4. Super Mario Odyssey (2017)
Once in a while, Nintendo makes a game that is so goddamn good, you wonder what the fuck other game developers are even doing with their time. Super Mario Odyssey is one of those games and shows Nintendo is still one of the best game developers in the world. Super Mario Odyssey continues the trend of Nintendo franchises going back to their roots as Odyssey throws back to the open-ended levels of the Super Mario 64 and Sunshine days. But comparing Odyssey to these games is silly, because Odyssey is so much more than a platformer. It’s a celebration of both Mario’s history and an amusement park of platforming perfection. Every level has so many secrets to find, and the mechanic of throwing Mario’s cap and jumping on it just gives way to so many great ideas that the game barely feels like it scratches the surface. The final level of this game is one of the most uplifting and memorable ending sequences in a video game.
4th Worst: Aliens: Colonial Marines (2013)
Aliens: Colonial Marines might as well be our representative for “Game companies blatantly lying about what is in their game.” Alien is my all-time favorite film, which means that I know by now not to get too excited for anything Alien related, but even barring that, this is a massive disappointment. Things that were shown in trailers are either massively downgraded or completely removed, yet they insisted throughout this game’s horribly tumultuous development that what we were seeing was representative of the actual game. The game itself is a buggy, terribly written, terribly boring and generic mess from a gameplay standpoint and has some of the dumbest AI I’ve experienced in any game. This game’s development was so bad that about 5 companies including Gearbox and Sega were all pointing their fingers at each other trying to place the blame by the end. This includes a massive scandal involving Gearbox potentially taking money out of this project and putting it towards development of Borderlands 2. Colonial Marines represents a growing trend of publishers and developers blatantly being dishonest about how their product is marketed, which we saw even earlier last year with Bioware’s Anthem.
3. Rayman Origins (2010)
If I’m being completely honest here, Legends is the better game. Origins however, holds a special place to me because it was the first game I finished after taking more than 5 years off playing video games. Everything I said about Legends is true here. The level design is amazing and the watercolor style of the Ubiart engine makes the world and characters emotive and expressive. There are so many cool levels on display here, my personal favorite is Gormond Land where everything is based on food. Origins is one of my all-time favorite games, not just for being a joyous return of one of my favorite gaming characters, but also just as an excellent and well-made game in its own right.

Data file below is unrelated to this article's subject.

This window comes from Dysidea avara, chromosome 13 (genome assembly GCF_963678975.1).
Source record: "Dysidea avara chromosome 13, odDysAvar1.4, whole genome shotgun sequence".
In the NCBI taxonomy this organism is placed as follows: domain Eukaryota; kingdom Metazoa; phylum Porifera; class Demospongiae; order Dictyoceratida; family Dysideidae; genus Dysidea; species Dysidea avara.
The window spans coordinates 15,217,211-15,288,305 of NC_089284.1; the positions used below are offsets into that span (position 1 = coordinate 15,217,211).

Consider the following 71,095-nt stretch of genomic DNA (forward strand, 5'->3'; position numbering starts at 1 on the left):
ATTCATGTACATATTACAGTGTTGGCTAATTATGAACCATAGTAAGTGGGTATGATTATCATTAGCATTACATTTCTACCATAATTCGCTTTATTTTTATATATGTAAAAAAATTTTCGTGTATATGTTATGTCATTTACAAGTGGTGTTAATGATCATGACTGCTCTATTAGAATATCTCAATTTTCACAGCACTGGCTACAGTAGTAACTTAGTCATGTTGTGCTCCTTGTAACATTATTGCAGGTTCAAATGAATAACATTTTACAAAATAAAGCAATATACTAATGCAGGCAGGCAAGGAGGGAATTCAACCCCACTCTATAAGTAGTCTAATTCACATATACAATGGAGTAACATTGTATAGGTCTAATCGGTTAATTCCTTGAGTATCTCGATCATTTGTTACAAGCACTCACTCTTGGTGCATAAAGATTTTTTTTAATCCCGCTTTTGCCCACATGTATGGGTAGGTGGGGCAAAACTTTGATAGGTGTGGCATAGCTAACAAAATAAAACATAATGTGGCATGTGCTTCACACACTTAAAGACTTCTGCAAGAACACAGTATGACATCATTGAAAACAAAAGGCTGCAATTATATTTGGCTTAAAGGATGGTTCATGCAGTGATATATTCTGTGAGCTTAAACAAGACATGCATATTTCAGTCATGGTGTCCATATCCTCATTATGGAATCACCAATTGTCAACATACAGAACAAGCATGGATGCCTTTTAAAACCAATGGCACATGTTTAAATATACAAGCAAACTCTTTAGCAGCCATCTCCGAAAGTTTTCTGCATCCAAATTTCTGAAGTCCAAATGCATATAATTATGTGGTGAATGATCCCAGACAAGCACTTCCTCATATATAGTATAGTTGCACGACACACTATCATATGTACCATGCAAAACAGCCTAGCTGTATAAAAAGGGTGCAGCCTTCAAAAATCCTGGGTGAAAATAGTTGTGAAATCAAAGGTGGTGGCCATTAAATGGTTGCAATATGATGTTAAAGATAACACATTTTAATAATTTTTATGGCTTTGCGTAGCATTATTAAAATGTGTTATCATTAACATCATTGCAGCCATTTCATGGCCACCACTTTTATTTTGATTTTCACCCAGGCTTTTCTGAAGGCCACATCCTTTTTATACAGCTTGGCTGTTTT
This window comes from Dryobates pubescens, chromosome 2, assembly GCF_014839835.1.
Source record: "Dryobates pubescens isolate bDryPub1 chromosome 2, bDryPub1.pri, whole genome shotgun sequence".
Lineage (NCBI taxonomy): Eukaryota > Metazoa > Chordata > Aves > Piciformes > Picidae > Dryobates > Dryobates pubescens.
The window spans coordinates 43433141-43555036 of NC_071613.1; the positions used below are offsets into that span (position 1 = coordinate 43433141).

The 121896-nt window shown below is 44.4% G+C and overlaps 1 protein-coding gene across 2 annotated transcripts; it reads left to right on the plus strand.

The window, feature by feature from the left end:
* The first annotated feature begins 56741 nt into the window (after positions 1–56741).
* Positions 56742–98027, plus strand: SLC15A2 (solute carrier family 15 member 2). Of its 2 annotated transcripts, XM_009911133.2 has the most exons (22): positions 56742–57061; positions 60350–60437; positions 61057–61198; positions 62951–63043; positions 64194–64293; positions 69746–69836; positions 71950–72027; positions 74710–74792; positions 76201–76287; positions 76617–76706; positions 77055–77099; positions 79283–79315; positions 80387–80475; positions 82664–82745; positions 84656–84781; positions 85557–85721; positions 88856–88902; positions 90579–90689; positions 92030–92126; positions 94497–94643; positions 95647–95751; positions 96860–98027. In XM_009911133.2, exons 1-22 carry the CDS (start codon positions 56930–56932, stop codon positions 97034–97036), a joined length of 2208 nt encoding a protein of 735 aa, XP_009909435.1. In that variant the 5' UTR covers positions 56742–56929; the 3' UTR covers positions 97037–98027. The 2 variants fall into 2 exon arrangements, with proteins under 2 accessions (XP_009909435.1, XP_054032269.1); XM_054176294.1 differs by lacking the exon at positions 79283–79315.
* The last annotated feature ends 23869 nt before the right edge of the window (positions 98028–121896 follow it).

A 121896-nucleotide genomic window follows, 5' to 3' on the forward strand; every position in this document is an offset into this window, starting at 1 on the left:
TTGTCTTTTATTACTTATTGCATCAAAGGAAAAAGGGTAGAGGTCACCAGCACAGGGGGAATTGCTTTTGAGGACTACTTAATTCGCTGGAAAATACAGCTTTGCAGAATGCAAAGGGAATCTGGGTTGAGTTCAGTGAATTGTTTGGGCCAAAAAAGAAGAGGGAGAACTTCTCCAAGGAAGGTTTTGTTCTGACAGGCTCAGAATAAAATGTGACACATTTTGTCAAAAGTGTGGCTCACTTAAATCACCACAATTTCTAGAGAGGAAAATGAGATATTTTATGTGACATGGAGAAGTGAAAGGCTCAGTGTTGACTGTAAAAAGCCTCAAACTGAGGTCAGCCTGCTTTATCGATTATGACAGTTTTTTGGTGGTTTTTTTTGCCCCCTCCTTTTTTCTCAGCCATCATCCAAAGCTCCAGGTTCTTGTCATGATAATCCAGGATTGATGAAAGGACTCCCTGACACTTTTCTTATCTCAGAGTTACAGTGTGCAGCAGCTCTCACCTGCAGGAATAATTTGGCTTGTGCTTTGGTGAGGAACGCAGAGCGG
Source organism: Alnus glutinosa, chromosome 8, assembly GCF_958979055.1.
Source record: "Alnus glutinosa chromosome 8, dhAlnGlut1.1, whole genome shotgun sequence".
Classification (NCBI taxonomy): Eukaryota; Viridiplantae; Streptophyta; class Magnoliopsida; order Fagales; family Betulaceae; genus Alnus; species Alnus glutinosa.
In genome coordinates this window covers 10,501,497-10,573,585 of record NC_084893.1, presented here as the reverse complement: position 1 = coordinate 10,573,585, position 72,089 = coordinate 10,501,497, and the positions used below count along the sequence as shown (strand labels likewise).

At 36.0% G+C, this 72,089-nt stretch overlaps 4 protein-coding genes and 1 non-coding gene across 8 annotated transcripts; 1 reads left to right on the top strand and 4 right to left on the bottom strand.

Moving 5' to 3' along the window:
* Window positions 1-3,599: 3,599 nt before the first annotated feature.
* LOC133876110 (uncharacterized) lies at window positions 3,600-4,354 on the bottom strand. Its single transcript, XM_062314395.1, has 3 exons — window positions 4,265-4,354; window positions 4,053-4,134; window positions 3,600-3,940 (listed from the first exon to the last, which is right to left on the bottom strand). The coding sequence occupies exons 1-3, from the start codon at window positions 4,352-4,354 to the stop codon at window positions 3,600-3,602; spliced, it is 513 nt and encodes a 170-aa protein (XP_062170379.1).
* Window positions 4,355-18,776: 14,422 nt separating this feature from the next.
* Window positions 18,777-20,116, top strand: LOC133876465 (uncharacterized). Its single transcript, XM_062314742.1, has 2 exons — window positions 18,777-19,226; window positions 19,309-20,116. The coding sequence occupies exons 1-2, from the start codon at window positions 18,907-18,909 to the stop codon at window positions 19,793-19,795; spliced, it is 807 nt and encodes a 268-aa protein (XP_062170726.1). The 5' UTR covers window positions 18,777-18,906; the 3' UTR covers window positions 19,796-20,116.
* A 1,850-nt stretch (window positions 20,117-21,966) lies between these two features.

3rd Worst: Hunt Down the Freeman (2018)
You know how I was talking about games that are shitty, Steam approved, unfinished asset flips that give indie developers bad names? Well this is probably the worst one, as it spits in the face of Half-Life’s two-decade long legacy as well. It’s unimaginably bad on every conceivable level, even in some ways that fan made games uniquely are like having differing audio quality and having pre-purchased assets placed around the world with no care or precision. What’s really disturbing about this title is how it apparently carries Valve’s seal of approval since it’s using their property on their online platform and it’s not being removed. The Valve of 2007 would never allow this cancerous blemish be tied to their name. Well, that was back when Valve actually consistently made games and didn’t just sit around on a literal mountain of plundered dragon’s treasure, sipping arrogantly from a jewel encrusted golden chalice while somebody makes more hats for Team Fortress 2.
2. Dark Souls (2011)
Dark Souls is one of the finest action RPGs ever made. I’ve made no qualms about saying Fromsoft is like a niche fetish site. It’s only got that one thing, but it does that one specific thing so much better than anyone else, that people are forced to go there for their fix. Yes, Dark Souls is difficult, but it isn’t the reason Dark Souls is amazing. What makes Dark Souls special is that it builds a world with the overarching oppressive feeling that no victory is very big better than any other game since Silent Hill 2. This in conjuncture with the unique storytelling and Metriodvania style world that twists and turns in on itself with hundreds of secrets to discover, makes Dark Souls really stand out. Yes, the final 3rd of the game is nowhere near as good as the other two thirds, but the first part of the game is so good it makes up for it. This game is so deep that you can almost infinitely replay it (and trust me, I have) with every conceivable class and setup imaginable. Dark Souls is only kept off the top spot by another Fromsoft title.